What is the best benchmark using that? Maybe a square wave to get some harmonics?

« Last Edit: January 29, 2016, 06:35:15 pm by EPTech »
Kind greetings,

Pascal.
 

Offline Mosaic

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Re: EEVblog #845 - Oscilloscope FFT Comparison
« Reply #21 on: January 27, 2016, 11:56:34 am »
Too bad about the Rigol....I have one, but also a DSA 815 TG...so i use that....I also have an 1102D for Q&D fft at low freqs.

I did some quick bandwidth testing on the DS2072A up'd to DS2302a...seems to be around 310Mhz , 3dB down....using a Tek SG504 leveled sinewave gen. via 50ohm RG58 cable. I need to up that cable to an RG400 or LMR400 for  more reliability. Getting a couple megaphase orange 4Ghz rated cables soon, so I can use those.
I can do a proper test soon as I got an HP8753D 3Ghz VNA with full cal kit. I can tap off a minicircuits coupler and sweep the Rigol  for leveled sinewave and compare it to the VNA for  a precision check.

Let me know if that data useful to anyone.
 

Offline Karel

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Re: EEVblog #845 - Oscilloscope FFT Comparison
« Reply #22 on: January 27, 2016, 11:57:52 am »
Dave, on the DS1054z, did you set the "FFT mode" to "Trace" or "Memory"?

In "Trace mode" it's only 1200 pts. In "Memory mode" it's 16384 pts.

From the video it's not clear to me which mode you selected.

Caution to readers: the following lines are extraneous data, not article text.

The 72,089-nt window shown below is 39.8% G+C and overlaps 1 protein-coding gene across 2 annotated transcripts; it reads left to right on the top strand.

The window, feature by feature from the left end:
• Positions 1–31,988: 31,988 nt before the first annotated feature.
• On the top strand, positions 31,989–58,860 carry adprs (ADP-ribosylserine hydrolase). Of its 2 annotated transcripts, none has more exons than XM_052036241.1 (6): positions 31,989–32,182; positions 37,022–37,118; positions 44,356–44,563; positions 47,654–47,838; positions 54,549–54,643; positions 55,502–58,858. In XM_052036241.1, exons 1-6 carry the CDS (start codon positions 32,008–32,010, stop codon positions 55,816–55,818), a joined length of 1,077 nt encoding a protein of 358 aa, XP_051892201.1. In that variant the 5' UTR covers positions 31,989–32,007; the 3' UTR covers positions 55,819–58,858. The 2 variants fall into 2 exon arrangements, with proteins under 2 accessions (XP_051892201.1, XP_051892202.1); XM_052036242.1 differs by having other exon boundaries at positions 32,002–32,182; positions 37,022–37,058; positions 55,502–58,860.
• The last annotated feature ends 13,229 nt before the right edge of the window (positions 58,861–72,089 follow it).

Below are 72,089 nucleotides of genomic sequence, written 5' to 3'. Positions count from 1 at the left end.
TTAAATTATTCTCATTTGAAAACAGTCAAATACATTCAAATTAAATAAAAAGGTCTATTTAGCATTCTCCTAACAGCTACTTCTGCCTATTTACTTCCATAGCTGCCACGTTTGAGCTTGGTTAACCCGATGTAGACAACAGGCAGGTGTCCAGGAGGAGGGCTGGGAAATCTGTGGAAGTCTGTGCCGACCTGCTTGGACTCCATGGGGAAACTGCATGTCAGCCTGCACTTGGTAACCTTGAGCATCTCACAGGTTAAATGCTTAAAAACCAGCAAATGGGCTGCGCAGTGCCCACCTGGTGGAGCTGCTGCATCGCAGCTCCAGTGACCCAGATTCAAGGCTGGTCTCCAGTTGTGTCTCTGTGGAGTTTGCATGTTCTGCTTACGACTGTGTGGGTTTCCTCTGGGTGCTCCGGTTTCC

Could it be that the FFT mode selected was "Trace"?
 

Offline Stupid Beard

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Re: EEVblog #845 - Oscilloscope FFT Comparison
« Reply #23 on: January 27, 2016, 12:14:47 pm »
Yeah, I know, everyone hates USB oscilloscopes, but leveraging a modern PC's processing power for FFTs could really improve things. My 2015 ultrabook i7 can easily do a 10M-point FFT (using libfftw) every second. No need for FPGA or ASIC wizardry. Compare this to the MDO3000 where a 1M point FFT took like 10 seconds.

You don't need a USB scope to do that. You can just get the waveform data out of any modern scope and do it. Someone has already done that for the rigol scopes; I think http://rheslip.blogspot.ca/2015/09/software-spectrum-analyzer-for-rigol.html is the right URL. I've never used it so I don't know how useful it actually is.
 

Offline TiN

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Re: EEVblog #845 - Oscilloscope FFT Comparison
« Reply #24 on: January 27, 2016, 12:38:58 pm »
Quote
14:43....its like "dick n' balls"
LMAO!!

 :-DD :-+

TDS7000 (on example of mine CSA7404) is similar for FFT like MDO, superslow, but pretty accurate when it gets there.